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Vita-Dart Safari Experience of a Lifetime
January 26, 2015

Our trips to Africa have truly changed both Jen and me. We’ve gone from hunting California Blacktail in our hometown to hunting the Big 5 in Africa. The growth we’ve experienced as hunters has been amazing. I want to share with you a story of our recent hunt in the Northern Cape of South Africa. We had the opportunity to do a Vita-Dart Safari. This type of hunt is also known as a Green Hunt. It allows you to have the chance to experience the thrill of hunting an animal, by tracking and shooting the animal, but you do it with a Vitamin Dart. The animal I was hunting was a female White Rhino. She had a three-year-old calf with her and hadn’t been pregnant in that amount of time. The goal of our Vita-Dart hunt was to give her vitamins, check why she hasn’t been bred by pulling blood samples, and to do a check on her microchip that is in her horn if she is ever poached.


The money for these hunts is put right back into conservation and the care of these animals. We had a veterinarian and a team for the safety of those involved and the safety of the rhino. I had all of the thrills of the hunt without killing the animal. This type of hunt is very controversial due to poachers who have used the same methods to cut the rhino horns off and sell them on the black market. It had become illegal and we were able to get a special permit to be the first to do this type of hunt again in that area of South Africa. At the moment, anti hunting groups have been targeting our community of hunters and there has been a lot of backlash, name calling, and flat out attacks, and I’m sure I will now be one of those people targeted for doing a Green Hunt. It is a great honor to have had this opportunity to be the pioneer and a woman to help reintroduce the Vita-Dart Hunt in the Northern Cape of South Africa.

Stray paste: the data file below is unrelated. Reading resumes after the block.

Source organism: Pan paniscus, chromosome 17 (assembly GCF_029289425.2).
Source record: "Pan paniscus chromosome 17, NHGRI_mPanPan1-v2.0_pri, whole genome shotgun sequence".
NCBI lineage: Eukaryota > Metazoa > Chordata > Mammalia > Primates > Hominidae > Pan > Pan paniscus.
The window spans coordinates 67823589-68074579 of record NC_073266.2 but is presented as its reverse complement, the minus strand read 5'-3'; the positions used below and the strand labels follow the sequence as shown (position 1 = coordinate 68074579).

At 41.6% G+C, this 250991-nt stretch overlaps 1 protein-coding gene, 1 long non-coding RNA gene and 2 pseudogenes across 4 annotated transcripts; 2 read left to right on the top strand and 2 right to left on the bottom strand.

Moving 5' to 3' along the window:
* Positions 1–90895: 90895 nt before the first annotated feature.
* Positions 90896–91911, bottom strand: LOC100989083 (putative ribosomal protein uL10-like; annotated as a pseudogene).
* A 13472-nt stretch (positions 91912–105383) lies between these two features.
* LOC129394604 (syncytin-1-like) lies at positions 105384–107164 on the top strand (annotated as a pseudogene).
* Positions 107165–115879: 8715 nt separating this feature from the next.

The night before, we all sat around camp strategically planning out our next day. I sat down with Jen and our PH, Yvan, at Wintershoek Safari’s. We reviewed the shot placement book as well as how the Vita-Dart Gun works. The gun is a high-powered 22 air rifle that holds a dart that once hot injects vitamins and trace minerals into the Rhino. Needless to say, I didn’t sleep much the night before, and I prayed a lot for the safety of our team. Working with us was the Veterinarian, a man from the South African Nature Conservancy, my PH, my best friend and co-host Jen, as well as our cameraman Kappie who captures our every move for the TV show.

We set out around 9:00 a.m., and we climbed to the top of a hillside of an area that we knew the White Rhino was often found. We glassed over a valley looking for several hours. We finally spotted the Rhino and her calf and set out to catch up to them. We walked and stalked the Rhino and her calf for about two hours. There were so many other animals in the area. It was hard with that many people to do a stalk, and we knew we would only have one chance at this. Luckily after much time of following at a safe distance through the bush, the rhino laid down to take a nap with her butt facing me.


We snuck from 110 yards to 30 yards, which was the range we were supposed to be at for the Vita-Dart Gun. My PH told me where to take the shot above the tail because of the way she was laying down on left side of her body. I was worried that the vita dart would bounce off of her, and by now, my adrenaline had started to kick in. My heart was pounding and my mouth was dry. All of a sudden, she stood up and looked directly at us. I don’t know if you have ever had a close en- counter while hunting, but this was one of those. My PH told me take the shot. I’m not very comfortable with shooting freehand, but in the moment, I took aim and shot!

The dart landed right behind the shoulder, and we all froze as the Rhino was either going to charge us or run away. Luckily for us, she ran the other direction. We looked at each other with excitement and all hugged! My PH called the helicopter in and the vet shot a tranquilizer dart from the helicopter to get the Rhino sedated. Once she was sedated, we took the needed blood samples, checked the microchips in the rhino, and doctored the areas she was darted in. All of this took about half an hour to do. After we took some photos and footage of the process, the White Rhino was injected with a serum to wake her. She jumped up and ran off like nothing had happened. I remember sitting there with tears running down my face hugging Jen with pure excitement of this amazing chapter of my journey being co-host of Universal Huntress TV. - Norissa Harman

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